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Ethics and Entrepreneurship

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Ethics and Entrepreneurship

"I strive always to keep my conscience clear before God and man." -Acts 24:16

When researching the fundamentals of morality and ethics in entrepreneurship there seems to be a trend of information, which portrays its most essential characteristics as those that are only fully functional when commissioned to operate under the contingency of social approval and public perception. Ethics as a philosophy is an inquiry of nature that places value on the standards by which human actions are judge as right or wrong. Ethics deals with the justification of moral principles within a business. In this case it is the business of entrepreneurship. According to the article, "Ethics are the most systematic categorization of morals, the socialized moral norms that reflect the social systems in which morals are embedded" (Anderson & Smith, 2007, p. 480).

Over the past decade there have been a number of events which have demonstrated the conflict that occurs in the way business conducts its affairs and public perception. Therefore it is crucial to understand that morals are a set of rules or principles which are established to guide human behavior. Based on these principles, business is judged according to how it conducts its activities within society's current standards. It must be clear that these standards of practice or moral responsibilities can change from one social setting to another.

This article provides both a narrow and broad perspective of "morality, individuals, change and the economy" (Anderson & Smith, 2007, p. 479). Divide into five sections, the article finds that it can provide data which validates the societal methodology of "subjective values" which are "judgmentally applied" (Anderson & Smith, 2007, p. 480). By establishing a foundation of understanding of the relationship between ethics and entrepreneurship, the authors can demonstrate where each element is intertwines and establishes a fundamental framework of operations. Such operations can either maximize the positive or negative effects the business will have on the society where every business cares a social responsibility which include:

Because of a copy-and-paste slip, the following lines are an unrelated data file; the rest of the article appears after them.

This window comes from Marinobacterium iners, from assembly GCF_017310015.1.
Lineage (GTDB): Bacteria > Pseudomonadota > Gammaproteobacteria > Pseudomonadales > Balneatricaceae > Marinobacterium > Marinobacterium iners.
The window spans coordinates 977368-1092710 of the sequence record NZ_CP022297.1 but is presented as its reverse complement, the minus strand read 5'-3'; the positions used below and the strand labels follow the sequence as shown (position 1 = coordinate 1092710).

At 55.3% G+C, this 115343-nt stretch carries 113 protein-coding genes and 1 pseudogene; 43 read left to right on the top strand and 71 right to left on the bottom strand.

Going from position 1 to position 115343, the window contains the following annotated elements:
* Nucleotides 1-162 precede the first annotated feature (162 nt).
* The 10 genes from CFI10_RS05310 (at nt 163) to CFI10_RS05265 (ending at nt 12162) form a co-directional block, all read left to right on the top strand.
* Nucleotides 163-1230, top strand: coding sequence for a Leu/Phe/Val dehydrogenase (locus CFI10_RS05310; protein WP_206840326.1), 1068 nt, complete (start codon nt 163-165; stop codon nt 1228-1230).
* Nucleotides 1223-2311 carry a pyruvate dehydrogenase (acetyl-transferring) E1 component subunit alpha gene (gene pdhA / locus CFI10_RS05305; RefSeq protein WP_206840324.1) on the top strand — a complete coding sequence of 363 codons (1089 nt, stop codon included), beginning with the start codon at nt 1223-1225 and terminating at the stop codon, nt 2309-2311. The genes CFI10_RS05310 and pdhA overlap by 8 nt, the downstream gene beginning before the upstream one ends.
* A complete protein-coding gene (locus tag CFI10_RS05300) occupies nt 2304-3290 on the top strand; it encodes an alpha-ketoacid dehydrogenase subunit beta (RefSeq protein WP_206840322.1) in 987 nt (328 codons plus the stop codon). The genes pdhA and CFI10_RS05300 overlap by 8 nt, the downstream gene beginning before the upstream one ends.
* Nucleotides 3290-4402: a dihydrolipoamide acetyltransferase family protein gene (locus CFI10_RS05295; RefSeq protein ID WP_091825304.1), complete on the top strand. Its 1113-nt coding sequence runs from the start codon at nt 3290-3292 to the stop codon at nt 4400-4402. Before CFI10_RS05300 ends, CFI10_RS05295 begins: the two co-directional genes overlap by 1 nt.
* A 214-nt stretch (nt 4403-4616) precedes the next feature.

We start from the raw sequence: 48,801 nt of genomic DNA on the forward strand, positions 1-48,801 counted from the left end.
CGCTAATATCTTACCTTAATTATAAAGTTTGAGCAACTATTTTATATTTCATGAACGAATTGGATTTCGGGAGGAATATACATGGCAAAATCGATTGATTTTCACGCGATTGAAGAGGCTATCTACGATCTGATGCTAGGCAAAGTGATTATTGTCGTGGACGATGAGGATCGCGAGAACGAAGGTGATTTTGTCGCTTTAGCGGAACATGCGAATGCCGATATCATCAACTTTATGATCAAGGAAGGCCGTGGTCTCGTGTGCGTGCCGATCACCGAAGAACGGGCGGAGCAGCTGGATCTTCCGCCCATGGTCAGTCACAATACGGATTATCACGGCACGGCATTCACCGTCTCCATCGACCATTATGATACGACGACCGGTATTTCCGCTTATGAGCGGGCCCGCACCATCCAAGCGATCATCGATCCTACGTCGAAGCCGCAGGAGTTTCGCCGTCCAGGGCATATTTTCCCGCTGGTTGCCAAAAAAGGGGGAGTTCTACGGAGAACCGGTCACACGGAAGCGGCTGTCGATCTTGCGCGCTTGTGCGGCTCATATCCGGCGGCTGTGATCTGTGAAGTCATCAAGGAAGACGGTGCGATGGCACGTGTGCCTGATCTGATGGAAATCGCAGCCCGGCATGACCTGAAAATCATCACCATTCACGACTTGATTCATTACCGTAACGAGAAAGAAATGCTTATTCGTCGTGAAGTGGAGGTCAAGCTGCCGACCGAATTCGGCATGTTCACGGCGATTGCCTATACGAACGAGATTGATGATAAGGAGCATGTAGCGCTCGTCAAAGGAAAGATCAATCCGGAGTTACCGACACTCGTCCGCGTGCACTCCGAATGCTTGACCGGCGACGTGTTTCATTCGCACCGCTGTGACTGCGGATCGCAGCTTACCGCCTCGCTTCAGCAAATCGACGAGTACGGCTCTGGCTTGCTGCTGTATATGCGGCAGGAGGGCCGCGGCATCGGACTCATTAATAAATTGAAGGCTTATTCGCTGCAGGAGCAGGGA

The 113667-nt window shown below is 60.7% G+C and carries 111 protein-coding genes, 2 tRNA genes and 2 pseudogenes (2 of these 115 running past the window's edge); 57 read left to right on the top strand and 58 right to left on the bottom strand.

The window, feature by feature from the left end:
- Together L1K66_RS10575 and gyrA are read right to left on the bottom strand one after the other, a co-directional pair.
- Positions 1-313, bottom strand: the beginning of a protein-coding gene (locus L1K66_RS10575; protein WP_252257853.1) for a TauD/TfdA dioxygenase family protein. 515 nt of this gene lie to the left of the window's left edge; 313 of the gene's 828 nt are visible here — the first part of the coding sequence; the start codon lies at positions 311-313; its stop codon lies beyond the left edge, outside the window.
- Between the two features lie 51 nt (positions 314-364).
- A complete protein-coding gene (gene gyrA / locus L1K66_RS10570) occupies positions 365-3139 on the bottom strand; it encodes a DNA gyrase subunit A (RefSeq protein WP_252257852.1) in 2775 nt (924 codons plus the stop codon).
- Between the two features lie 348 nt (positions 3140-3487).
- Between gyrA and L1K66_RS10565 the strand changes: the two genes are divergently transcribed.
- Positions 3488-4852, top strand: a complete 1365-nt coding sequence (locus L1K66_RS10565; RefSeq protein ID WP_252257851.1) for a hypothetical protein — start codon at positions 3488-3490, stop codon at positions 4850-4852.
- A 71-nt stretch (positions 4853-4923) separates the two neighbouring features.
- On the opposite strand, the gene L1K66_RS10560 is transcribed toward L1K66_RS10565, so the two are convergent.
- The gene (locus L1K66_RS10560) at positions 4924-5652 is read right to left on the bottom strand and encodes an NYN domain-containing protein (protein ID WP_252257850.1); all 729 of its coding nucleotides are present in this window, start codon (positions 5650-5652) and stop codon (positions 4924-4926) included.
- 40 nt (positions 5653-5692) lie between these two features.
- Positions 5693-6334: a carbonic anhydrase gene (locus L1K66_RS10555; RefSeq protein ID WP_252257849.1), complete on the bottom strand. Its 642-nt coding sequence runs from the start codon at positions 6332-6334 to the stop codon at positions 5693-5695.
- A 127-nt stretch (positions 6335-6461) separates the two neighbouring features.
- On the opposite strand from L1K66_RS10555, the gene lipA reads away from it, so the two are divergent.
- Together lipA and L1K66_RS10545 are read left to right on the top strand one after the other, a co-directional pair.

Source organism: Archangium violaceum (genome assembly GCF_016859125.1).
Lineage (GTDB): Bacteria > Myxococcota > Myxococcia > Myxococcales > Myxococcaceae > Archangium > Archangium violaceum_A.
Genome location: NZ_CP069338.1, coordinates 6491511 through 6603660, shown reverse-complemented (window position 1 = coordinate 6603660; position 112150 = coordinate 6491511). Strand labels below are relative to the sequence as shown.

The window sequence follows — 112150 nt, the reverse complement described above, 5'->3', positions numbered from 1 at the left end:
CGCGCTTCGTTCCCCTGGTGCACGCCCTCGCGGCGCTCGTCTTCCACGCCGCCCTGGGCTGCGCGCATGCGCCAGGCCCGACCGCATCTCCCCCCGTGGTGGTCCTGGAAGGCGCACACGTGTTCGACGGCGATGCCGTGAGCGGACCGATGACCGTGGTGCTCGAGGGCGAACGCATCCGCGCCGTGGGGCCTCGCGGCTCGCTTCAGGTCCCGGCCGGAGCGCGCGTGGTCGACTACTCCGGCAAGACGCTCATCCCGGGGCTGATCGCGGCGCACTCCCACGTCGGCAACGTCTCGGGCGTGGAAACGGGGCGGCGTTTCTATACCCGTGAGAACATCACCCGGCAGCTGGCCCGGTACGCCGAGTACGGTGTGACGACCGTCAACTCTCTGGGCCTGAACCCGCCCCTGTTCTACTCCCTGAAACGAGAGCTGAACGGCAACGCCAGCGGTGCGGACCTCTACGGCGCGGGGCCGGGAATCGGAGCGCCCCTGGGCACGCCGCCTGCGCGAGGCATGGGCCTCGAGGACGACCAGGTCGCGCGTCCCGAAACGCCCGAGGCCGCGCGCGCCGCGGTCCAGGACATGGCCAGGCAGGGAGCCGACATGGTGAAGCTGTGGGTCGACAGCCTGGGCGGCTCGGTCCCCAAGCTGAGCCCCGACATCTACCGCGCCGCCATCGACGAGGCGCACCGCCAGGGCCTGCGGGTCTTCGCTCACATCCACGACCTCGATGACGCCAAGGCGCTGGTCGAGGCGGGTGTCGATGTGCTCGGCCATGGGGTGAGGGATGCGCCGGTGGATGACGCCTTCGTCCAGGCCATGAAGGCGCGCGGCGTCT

* Economic: to produce goods and services, which society needs at a price that satisfies both-business and consumers.

* Legal responsibility: laws that business must obey.

* Ethical responsibilities: behaviors and activities that are expected of business by society, but are not codified in the law.

* Philanthropic responsibilities: represent the company's desire to give back to society (charities, volunteering, sponsoring).

Therefore entrepreneurship is described as an inherently containing a moral imperative (Anderson and Smith, 2007; Carr, 2003), or at the least, being consonant with ethical conduct (Surie and Ashley, 2008).

There are some that believe that entrepreneurship can be socially unproductive and detrimental to society as a whole. There is an uneasy fact that entrepreneurial innovation can result in "losses and hardships for some members of society" because entrepreneurship is "destructive



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